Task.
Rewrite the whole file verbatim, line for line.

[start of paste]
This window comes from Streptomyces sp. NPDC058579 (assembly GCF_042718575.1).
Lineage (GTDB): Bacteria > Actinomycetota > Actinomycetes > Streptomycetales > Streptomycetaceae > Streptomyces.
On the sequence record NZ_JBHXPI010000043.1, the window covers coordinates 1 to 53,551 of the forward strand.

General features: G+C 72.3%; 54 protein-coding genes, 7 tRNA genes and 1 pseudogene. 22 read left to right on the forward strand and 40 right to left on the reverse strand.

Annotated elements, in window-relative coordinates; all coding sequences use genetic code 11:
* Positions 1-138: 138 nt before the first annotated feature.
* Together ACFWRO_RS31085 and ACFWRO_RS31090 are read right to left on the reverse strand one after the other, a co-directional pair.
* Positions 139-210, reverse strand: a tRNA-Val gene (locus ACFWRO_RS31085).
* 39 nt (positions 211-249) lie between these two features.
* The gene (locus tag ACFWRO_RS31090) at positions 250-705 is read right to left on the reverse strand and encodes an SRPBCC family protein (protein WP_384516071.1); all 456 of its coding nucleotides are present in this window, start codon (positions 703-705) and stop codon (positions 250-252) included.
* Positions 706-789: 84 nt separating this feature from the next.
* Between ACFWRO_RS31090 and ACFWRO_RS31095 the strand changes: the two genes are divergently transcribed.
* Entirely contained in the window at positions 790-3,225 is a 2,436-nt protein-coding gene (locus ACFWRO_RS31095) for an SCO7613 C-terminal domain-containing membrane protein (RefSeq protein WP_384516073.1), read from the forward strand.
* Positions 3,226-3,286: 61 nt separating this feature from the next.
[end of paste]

This window comes from Streptomyces sp. NPDC058579 (assembly GCF_042718575.1).
Lineage (GTDB): Bacteria > Actinomycetota > Actinomycetes > Streptomycetales > Streptomycetaceae > Streptomyces.
On the sequence record NZ_JBHXPI010000043.1, the window covers coordinates 1 to 53,551 of the forward strand.

General features: G+C 72.3%; 54 protein-coding genes, 7 tRNA genes and 1 pseudogene. 22 read left to right on the forward strand and 40 right to left on the reverse strand.

Annotated elements, in window-relative coordinates; all coding sequences use genetic code 11:
* Positions 1-138: 138 nt before the first annotated feature.
* Together ACFWRO_RS31085 and ACFWRO_RS31090 are read right to left on the reverse strand one after the other, a co-directional pair.
* Positions 139-210, reverse strand: a tRNA-Val gene (locus ACFWRO_RS31085).
* 39 nt (positions 211-249) lie between these two features.
* The gene (locus tag ACFWRO_RS31090) at positions 250-705 is read right to left on the reverse strand and encodes an SRPBCC family protein (protein WP_384516071.1); all 456 of its coding nucleotides are present in this window, start codon (positions 703-705) and stop codon (positions 250-252) included.
* Positions 706-789: 84 nt separating this feature from the next.
* Between ACFWRO_RS31090 and ACFWRO_RS31095 the strand changes: the two genes are divergently transcribed.
* Entirely contained in the window at positions 790-3,225 is a 2,436-nt protein-coding gene (locus ACFWRO_RS31095) for an SCO7613 C-terminal domain-containing membrane protein (RefSeq protein WP_384516073.1), read from the forward strand.
* Positions 3,226-3,286: 61 nt separating this feature from the next.